What Happens When Caregivers Get Sick? Preparations During COVID-19 and Beyond

August 24th, 2020

A boy with medical complexity sits in his wheelchair and smiles as his mother caresses his head

Tips to help parents of children with medical complexity prepare for their own illness and other emergencies

Parents and caregivers of children with medical complexity often focus solely on their child’s health and wellbeing. But what happens when the parent/caregiver gets sick?

It’s a crucial question that families must consider.

“Self-care is overlooked by many parents because they’re so focused on day-to-day care for their child and thinking about what happens if the child becomes ill. Sometimes the daily care of their child can really overshadow parents caring for themselves and making contingency plans if they become ill,” said Dr. Alexandra Ryan, Medical Director for Ann and Robert H. Lurie Children’s Hospital of Chicago’s Health Partners Care Coordination.

“Especially in a climate like this where we have a pandemic, it’s even more important for families to think about what happens if a parent or caregiver is unable to do that daily care.”

Advance preparations can help parents/caregivers reduce stress, lighten their mental load and protect the child’s health and safety during a family illness and other emergencies.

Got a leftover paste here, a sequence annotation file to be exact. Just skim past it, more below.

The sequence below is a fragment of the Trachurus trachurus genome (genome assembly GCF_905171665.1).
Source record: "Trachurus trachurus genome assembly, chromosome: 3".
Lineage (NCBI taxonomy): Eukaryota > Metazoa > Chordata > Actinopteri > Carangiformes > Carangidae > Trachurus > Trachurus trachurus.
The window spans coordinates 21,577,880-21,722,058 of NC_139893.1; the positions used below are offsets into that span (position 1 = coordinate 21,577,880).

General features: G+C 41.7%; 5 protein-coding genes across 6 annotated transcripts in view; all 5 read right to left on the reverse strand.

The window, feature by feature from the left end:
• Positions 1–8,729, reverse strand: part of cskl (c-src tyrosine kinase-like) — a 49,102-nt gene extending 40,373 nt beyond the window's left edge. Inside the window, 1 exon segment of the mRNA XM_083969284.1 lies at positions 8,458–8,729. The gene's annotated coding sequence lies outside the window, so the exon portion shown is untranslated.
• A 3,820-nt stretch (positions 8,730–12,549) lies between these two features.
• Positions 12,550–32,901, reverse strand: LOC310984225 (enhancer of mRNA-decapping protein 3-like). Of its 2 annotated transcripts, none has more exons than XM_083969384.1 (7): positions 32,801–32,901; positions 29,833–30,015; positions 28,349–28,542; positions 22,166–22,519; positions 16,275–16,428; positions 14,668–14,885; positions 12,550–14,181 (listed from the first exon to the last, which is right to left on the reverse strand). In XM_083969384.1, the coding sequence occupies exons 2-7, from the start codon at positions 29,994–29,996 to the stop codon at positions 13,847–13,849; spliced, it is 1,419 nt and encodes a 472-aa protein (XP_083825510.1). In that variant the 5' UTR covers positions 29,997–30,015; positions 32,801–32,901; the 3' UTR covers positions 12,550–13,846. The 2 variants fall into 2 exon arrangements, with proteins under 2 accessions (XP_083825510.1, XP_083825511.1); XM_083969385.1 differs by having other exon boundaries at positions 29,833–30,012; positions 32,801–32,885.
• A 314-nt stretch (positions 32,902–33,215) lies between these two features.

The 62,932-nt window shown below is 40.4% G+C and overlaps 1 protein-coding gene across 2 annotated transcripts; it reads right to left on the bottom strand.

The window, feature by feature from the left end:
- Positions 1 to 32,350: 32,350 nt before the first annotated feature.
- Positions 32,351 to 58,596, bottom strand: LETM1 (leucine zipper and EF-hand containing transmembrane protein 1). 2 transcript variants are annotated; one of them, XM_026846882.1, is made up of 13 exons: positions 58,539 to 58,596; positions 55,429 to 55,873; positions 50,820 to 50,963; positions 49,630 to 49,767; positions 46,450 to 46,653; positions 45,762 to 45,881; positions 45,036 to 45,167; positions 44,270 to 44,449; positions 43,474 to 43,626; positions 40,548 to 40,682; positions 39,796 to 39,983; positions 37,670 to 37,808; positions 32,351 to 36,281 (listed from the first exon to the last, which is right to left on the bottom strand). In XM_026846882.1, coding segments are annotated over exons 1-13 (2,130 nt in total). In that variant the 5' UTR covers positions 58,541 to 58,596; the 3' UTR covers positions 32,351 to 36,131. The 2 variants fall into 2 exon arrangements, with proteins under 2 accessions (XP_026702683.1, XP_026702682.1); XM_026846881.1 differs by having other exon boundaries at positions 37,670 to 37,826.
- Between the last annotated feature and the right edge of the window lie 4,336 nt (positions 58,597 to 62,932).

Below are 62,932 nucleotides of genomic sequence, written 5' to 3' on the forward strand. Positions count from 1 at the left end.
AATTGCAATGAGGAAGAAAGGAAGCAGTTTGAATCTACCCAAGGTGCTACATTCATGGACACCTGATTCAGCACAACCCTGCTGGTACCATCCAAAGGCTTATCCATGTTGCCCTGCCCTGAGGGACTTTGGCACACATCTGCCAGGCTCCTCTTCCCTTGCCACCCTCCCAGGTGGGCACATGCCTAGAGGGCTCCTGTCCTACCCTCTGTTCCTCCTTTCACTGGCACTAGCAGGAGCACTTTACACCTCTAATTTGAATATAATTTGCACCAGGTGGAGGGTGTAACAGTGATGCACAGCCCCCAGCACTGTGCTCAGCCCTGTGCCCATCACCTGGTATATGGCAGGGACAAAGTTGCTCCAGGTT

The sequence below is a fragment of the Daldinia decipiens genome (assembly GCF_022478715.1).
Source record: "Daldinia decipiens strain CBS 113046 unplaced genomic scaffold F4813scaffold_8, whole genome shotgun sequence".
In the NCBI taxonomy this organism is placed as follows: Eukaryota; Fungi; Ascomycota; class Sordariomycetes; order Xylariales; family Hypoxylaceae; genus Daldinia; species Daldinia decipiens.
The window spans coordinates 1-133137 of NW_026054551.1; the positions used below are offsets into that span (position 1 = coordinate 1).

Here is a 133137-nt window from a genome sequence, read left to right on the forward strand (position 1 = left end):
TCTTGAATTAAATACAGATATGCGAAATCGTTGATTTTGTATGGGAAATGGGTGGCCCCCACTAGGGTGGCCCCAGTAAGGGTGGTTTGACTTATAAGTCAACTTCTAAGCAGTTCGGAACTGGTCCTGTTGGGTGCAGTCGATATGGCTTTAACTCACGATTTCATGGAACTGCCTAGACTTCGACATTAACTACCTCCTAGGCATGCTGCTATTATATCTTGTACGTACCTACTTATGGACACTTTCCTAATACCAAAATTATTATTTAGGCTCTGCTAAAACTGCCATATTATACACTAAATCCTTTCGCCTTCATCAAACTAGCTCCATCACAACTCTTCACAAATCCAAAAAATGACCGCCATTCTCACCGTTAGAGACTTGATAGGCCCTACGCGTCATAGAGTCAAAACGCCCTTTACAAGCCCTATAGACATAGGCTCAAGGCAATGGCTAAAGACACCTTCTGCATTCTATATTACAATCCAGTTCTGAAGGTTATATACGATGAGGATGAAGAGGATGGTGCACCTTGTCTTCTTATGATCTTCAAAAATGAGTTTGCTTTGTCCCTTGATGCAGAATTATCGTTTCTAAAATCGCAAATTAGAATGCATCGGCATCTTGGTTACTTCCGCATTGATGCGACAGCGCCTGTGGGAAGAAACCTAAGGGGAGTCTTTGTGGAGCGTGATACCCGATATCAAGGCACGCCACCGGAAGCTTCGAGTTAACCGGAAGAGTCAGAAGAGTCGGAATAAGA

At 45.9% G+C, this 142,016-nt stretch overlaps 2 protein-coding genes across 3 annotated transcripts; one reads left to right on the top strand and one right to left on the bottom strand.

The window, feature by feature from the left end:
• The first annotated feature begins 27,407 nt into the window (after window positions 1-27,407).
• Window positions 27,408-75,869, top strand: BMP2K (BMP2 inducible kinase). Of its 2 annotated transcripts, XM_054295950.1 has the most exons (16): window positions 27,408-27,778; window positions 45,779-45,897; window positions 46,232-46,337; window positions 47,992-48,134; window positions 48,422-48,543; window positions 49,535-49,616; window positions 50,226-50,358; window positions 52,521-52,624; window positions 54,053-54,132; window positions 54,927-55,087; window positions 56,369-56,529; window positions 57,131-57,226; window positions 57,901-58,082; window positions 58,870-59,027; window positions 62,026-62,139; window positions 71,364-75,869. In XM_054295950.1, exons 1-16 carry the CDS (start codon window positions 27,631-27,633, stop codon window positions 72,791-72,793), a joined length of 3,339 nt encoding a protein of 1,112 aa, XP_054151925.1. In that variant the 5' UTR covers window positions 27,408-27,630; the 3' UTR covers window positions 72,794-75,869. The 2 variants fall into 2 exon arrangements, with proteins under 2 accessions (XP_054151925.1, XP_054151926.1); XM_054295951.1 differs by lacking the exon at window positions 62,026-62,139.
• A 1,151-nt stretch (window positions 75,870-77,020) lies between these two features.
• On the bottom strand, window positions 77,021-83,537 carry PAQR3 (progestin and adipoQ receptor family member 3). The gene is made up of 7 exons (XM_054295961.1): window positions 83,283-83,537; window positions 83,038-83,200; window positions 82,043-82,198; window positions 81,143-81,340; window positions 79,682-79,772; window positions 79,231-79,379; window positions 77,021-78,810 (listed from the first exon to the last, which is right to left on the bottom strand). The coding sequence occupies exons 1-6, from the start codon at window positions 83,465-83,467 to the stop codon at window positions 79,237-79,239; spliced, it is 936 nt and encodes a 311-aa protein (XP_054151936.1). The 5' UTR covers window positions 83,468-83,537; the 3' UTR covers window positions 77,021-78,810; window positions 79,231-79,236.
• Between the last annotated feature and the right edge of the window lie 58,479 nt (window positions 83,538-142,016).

“It’s simply disaster planning and something that all families of children with medical complexity should do on an ongoing basis,” said Dr. Carolyn Foster, Assistant Professor of Pediatrics at Lurie. “For many of these children, they can’t have just any babysitter or relative come over and learn it all in five minutes… The needs are so specific for these children, it requires additional planning.”

Drs. Foster and Ryan spoke with UIC’s Division of Specialized Care for Children (DSCC) about how to start these conversations with your pediatrician during the pandemic and beyond.

Assess your risk

It’s important to learn how to mitigate your family’s risk of contracting COVID-19. Dr. Foster says you can talk with your pediatrician about how to balance this risk with your child’s needs.

“For some children, going to school will be really important because of the way their therapies are set up or what their school’s plans are for in-person learning,” she said.